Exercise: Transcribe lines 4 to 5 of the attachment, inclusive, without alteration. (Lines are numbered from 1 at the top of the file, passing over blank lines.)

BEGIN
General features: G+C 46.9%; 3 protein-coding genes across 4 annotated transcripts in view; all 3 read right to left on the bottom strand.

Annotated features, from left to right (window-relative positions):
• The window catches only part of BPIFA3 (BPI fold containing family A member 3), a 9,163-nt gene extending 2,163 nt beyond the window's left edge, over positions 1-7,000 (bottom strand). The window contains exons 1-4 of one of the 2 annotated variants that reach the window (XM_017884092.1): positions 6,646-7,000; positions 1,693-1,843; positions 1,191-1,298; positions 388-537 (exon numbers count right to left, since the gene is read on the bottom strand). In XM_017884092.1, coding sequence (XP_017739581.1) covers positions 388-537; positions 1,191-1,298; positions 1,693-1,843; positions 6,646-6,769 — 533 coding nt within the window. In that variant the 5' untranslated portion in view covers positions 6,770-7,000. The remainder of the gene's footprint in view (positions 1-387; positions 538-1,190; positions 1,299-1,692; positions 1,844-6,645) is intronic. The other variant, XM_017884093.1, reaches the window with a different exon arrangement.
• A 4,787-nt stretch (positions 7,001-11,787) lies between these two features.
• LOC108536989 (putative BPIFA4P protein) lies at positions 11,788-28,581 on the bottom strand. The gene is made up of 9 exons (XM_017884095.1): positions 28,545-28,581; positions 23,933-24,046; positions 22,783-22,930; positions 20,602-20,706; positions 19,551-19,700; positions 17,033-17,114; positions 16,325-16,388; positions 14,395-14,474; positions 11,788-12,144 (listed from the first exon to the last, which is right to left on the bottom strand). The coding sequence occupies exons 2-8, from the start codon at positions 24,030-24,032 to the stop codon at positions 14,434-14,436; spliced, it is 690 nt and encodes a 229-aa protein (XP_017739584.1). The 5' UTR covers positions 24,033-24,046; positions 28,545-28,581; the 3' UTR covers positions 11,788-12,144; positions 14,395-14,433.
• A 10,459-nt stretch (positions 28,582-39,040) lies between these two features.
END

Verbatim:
• A 4,787-nt stretch (positions 7,001-11,787) lies between these two features.
• LOC108536989 (putative BPIFA4P protein) lies at positions 11,788-28,581 on the bottom strand. The gene is made up of 9 exons (XM_017884095.1): positions 28,545-28,581; positions 23,933-24,046; positions 22,783-22,930; positions 20,602-20,706; positions 19,551-19,700; positions 17,033-17,114; positions 16,325-16,388; positions 14,395-14,474; positions 11,788-12,144 (listed from the first exon to the last, which is right to left on the bottom strand). The coding sequence occupies exons 2-8, from the start codon at positions 24,030-24,032 to the stop codon at positions 14,434-14,436; spliced, it is 690 nt and encodes a 229-aa protein (XP_017739584.1). The 5' UTR covers positions 24,033-24,046; positions 28,545-28,581; the 3' UTR covers positions 11,788-12,144; positions 14,395-14,433.